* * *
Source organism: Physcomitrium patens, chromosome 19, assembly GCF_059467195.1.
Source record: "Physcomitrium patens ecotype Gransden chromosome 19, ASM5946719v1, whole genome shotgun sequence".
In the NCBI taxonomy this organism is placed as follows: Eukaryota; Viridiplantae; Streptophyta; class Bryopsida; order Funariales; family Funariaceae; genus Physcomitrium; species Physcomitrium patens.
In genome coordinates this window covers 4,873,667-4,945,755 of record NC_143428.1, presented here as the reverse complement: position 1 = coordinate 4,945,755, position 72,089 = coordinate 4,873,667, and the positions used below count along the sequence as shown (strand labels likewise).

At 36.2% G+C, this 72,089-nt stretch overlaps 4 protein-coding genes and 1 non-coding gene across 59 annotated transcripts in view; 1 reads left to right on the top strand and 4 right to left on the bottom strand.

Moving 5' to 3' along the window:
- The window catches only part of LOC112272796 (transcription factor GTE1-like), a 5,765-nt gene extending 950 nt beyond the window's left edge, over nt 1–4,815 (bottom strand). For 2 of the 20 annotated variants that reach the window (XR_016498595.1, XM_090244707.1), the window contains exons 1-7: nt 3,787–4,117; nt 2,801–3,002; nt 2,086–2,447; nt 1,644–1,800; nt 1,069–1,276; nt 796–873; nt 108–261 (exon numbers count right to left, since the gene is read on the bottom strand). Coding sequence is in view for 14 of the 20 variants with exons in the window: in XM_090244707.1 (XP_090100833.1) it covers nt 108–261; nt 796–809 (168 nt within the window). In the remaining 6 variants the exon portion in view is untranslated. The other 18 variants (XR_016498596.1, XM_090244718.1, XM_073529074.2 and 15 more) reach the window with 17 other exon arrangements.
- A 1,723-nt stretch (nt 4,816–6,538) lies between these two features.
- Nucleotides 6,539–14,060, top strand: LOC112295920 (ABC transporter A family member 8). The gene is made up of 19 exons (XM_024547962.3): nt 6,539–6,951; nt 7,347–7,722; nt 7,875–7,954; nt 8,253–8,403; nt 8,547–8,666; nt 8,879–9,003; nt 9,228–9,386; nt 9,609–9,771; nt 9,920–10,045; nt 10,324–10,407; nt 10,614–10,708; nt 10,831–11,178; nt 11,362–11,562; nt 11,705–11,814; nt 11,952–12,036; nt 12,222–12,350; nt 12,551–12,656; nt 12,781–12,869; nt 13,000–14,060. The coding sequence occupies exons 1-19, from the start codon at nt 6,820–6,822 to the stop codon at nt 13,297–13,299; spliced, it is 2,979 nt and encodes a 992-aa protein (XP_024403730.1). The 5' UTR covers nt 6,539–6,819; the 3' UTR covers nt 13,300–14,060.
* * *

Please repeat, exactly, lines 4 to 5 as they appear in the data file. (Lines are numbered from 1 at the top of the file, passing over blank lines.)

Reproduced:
In genome coordinates this window covers 4,873,667-4,945,755 of record NC_143428.1, presented here as the reverse complement: position 1 = coordinate 4,945,755, position 72,089 = coordinate 4,873,667, and the positions used below count along the sequence as shown (strand labels likewise).

At 36.2% G+C, this 72,089-nt stretch overlaps 4 protein-coding genes and 1 non-coding gene across 59 annotated transcripts in view; 1 reads left to right on the top strand and 4 right to left on the bottom strand.